Dr Andrew Murrison is the Member of Parliament for South West Wiltshire and served as a medical officer in Iraq in 2003. His book Tommy this, an’ Tommy that; the military covenant is published by Biteback and dedicated to the men of Bomber Command.
The Queen will today unveil a very beautiful, classically inspired monument of Portland Stone in London’s Green Park.
Of the 125,000 men that served as aircrew in Bomber Command from 1939-1945, 55,573 made the ultimate sacrifice. The odds for men commanded by Air Chief Marshal Sir Arthur ‘Bomber’ Harris were worse than those of their fathers’ generation on the Western Front.
No-one on Thursday will call to mind the horrors of Dresden and Cologne with any satisfaction, least of all triumphalism. A fair number will harbour doubts that the carpet bombing of German towns and cities with its terrible loss of civilian life was essential to the outcome of the war. But the young men that took to the skies in their perilously vulnerable Lancaster, Halifax, Stirling and Wellington bombers opened up a new front against the very essence of evil as Britain and her family stood alone.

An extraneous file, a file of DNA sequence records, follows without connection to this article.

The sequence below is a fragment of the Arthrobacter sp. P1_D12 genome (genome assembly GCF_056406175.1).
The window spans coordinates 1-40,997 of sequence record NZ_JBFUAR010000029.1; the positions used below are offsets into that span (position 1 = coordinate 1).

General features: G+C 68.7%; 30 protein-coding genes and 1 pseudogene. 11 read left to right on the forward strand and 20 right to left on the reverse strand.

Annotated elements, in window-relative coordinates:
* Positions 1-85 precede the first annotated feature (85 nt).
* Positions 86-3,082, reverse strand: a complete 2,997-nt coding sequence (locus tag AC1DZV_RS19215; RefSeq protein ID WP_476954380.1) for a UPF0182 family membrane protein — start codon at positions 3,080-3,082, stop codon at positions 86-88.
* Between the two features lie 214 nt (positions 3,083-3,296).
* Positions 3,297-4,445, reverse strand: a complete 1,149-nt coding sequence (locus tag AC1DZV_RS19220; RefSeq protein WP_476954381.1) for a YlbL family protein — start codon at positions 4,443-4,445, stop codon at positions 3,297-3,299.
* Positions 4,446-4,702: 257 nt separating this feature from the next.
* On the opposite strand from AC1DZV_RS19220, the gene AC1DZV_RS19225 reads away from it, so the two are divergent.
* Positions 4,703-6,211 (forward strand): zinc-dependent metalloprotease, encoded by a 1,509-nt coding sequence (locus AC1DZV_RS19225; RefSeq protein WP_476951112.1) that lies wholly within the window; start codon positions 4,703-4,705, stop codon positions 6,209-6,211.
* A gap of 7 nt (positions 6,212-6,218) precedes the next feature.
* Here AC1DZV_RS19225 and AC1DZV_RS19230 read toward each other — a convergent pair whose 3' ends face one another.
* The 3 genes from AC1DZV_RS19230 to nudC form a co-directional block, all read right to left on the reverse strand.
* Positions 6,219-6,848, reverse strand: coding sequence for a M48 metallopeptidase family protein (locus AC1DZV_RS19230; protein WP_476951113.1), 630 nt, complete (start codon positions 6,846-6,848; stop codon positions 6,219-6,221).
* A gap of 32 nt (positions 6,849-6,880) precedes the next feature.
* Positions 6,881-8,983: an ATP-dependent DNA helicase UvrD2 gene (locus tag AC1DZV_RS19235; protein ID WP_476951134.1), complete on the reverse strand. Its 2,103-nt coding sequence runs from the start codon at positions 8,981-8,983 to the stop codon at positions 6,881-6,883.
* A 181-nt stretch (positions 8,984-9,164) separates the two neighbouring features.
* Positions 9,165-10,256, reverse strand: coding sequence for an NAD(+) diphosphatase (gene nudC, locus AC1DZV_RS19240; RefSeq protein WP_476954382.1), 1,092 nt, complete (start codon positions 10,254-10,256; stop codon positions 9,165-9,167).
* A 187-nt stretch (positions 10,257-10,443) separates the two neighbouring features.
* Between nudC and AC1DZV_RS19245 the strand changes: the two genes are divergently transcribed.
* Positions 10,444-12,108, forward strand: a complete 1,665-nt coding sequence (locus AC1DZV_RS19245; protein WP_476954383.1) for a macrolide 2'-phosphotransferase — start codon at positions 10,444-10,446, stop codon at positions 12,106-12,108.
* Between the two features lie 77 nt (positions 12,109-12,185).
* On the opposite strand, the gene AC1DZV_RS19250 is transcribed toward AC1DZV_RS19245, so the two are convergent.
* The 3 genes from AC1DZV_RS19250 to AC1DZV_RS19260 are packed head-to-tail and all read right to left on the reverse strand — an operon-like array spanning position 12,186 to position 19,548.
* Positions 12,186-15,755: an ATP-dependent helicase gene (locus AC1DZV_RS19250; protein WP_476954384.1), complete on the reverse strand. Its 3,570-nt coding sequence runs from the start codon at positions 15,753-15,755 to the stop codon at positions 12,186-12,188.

It has taken seven decades for their sacrifice to be marked in their capital city and even now there are those that say the actions of Bomber Command were shameful. Churchill’s Victory in Europe speech threw laurels at Fighter Command but ‘The Few’ he eulogised excluded Harris’s Bomber Boys. No campaign medal or bar for Bomber Command was ever struck and when in 1992 Harris’s statue was unveiled outside St Clement Dane’s on the Strand it was covered in blood red paint within hours.
There can be no doubt that the men of Bomber Command honoured the military covenant with every sinew. If their work remains controversial, like that ordered by Britain’s very different political leadership in 2003, it in no way detracts from their sacrifice.
The lateness of their memorial is a standing rebuke to government and public that did not keep the covenant.